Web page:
The BCT data for all three bacterial species (S. aureus, E. coli & K. pneumoniae) demonstrated that the presence of triclosan in soap bars (0.18% & 23%) reduced the kill time (99.9% kill) compared with the soap base alone.
The E. coli & K. pneumoniae data showed that the BCT test clearly demonstrated an ability to discriminate between the efficacies of two levels of triclosan (0.18% & 0.23%) with the higher level of triclosan requiring less time for bacterial kill, and the same was true for the two perfumes (TS 118L & BioPink).
For all three bacterial types, soap containing the BioPink perfume and a lower level of triclosan (0.18%) gave more rapid bacterial kill than the soap base alone.
For all three bacterial types, soap containing the BioPink perfume and a lower level of triclosan (0.18%) effectively matched the performance of the conventional perfumed soap bar containing TS 118L and 0.23% triclosan.
The in situ finger imprint test is an indirect measure of the presence of antibacterial agents which have been deposited on human skin. The basis of the test is that skin on which antibacterial may have deposited is placed in contact with the surface of an agar gel containing a standardised quantity of selected bacteria. When the agar plate is then kept under conditions which will allow the bacteria to grow, an area of inhibited growth can be present where the antibacterial has transferred from the skin to the agar gel. If sufficient antibacterial has been transferred, the imprinted area of inhibition may extend beyond the immediate area of contact between the skin and agar, assuming the antibacterial is either water soluble or may be carried in water.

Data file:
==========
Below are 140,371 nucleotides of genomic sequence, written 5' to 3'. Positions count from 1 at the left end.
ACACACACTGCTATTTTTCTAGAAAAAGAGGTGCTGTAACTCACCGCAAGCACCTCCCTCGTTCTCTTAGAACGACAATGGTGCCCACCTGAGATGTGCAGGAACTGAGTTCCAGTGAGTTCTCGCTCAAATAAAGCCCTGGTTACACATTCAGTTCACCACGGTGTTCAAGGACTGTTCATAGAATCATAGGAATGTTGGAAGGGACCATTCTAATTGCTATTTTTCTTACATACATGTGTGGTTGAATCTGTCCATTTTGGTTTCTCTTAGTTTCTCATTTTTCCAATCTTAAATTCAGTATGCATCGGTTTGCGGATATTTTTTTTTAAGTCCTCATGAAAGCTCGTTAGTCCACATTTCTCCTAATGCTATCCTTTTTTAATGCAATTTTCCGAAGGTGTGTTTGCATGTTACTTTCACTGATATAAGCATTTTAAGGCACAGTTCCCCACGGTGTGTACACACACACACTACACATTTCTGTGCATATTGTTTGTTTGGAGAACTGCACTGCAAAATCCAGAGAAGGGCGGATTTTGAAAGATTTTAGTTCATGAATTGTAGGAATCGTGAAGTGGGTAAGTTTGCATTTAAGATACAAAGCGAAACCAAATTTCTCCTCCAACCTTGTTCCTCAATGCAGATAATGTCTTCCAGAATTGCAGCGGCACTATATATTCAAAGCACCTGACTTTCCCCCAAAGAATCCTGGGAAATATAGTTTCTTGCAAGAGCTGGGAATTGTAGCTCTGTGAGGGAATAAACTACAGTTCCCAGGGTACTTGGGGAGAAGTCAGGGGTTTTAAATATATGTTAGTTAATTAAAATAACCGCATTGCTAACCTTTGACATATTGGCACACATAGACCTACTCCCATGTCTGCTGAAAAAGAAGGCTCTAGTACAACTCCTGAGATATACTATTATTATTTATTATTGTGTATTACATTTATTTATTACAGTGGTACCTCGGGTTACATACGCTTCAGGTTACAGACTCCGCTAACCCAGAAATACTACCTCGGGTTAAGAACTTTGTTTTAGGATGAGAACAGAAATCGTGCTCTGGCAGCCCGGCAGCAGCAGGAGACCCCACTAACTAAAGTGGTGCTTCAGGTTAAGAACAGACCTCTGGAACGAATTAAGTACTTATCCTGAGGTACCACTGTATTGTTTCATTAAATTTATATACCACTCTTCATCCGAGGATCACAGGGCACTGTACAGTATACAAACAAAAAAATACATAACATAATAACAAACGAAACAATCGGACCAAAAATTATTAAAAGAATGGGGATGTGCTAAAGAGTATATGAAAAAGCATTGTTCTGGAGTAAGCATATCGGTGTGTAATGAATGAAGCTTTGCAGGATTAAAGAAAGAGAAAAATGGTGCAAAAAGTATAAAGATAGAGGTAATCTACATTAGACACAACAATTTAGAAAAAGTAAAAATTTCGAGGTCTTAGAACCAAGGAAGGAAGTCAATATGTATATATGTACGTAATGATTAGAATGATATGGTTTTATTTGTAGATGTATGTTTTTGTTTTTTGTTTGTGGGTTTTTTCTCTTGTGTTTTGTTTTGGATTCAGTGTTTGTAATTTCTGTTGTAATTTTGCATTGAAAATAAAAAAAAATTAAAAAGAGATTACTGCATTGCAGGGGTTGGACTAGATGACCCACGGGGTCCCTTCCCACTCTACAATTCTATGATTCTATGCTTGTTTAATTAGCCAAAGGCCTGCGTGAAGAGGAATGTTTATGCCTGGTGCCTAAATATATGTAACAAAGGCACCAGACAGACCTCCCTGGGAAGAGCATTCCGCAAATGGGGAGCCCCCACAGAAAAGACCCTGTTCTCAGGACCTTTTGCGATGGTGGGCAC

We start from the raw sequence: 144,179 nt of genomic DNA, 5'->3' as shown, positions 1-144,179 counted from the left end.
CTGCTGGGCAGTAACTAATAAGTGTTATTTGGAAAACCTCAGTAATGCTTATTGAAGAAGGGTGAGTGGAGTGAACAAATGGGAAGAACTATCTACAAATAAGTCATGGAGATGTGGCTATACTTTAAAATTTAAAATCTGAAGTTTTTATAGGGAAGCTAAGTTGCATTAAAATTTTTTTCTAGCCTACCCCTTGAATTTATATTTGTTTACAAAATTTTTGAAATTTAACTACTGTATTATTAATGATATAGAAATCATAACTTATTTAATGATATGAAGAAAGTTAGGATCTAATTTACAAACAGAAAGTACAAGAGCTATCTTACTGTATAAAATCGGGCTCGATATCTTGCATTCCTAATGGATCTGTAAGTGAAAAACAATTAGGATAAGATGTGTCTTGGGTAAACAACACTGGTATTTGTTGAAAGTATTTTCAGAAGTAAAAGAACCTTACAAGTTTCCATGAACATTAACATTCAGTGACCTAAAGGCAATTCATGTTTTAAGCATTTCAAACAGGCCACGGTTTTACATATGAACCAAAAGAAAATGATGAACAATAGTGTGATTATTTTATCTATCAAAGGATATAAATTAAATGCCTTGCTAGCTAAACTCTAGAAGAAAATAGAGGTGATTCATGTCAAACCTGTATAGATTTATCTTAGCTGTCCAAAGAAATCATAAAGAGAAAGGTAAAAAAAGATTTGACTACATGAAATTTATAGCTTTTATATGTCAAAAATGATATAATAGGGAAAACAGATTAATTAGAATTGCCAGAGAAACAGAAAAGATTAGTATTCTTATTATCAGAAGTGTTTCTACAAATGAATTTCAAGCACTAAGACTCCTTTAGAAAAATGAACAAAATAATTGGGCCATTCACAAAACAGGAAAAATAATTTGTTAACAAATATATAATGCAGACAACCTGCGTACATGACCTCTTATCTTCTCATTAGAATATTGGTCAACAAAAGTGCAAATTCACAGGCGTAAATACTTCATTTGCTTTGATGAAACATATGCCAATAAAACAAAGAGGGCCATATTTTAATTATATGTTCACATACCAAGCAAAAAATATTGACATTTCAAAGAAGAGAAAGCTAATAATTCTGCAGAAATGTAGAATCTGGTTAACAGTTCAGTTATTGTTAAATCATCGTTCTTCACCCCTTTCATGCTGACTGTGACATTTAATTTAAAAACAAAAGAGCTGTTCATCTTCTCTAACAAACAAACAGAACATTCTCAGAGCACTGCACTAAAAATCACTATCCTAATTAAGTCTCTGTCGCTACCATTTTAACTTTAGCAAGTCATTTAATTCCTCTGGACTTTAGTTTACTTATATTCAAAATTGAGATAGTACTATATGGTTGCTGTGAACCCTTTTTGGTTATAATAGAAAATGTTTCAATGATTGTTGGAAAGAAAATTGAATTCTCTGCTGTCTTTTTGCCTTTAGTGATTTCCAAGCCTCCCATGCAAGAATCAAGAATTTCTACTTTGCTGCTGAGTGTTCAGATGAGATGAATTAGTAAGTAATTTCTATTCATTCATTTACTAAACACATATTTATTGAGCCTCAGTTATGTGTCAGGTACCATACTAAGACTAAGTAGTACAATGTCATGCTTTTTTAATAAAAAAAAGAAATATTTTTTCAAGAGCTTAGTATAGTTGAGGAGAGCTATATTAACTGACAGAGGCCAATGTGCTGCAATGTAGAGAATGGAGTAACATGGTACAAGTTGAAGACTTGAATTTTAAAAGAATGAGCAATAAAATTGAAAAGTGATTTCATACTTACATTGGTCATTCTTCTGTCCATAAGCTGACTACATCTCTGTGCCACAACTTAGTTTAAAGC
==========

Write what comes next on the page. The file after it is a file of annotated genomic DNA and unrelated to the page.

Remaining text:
When skin has been washed with a detergent product containing the antibacterial agent and then rinsed/dried, a positive test result indicates deposition, substantivity against rinsing, and a subsequent ability to inhibit the growth of selected bacteria with which the skin is contacted. The level of clearing within the imprint on the agar gel is a measure of the effectiveness of the antibacterial action (using the Vinson scoring system).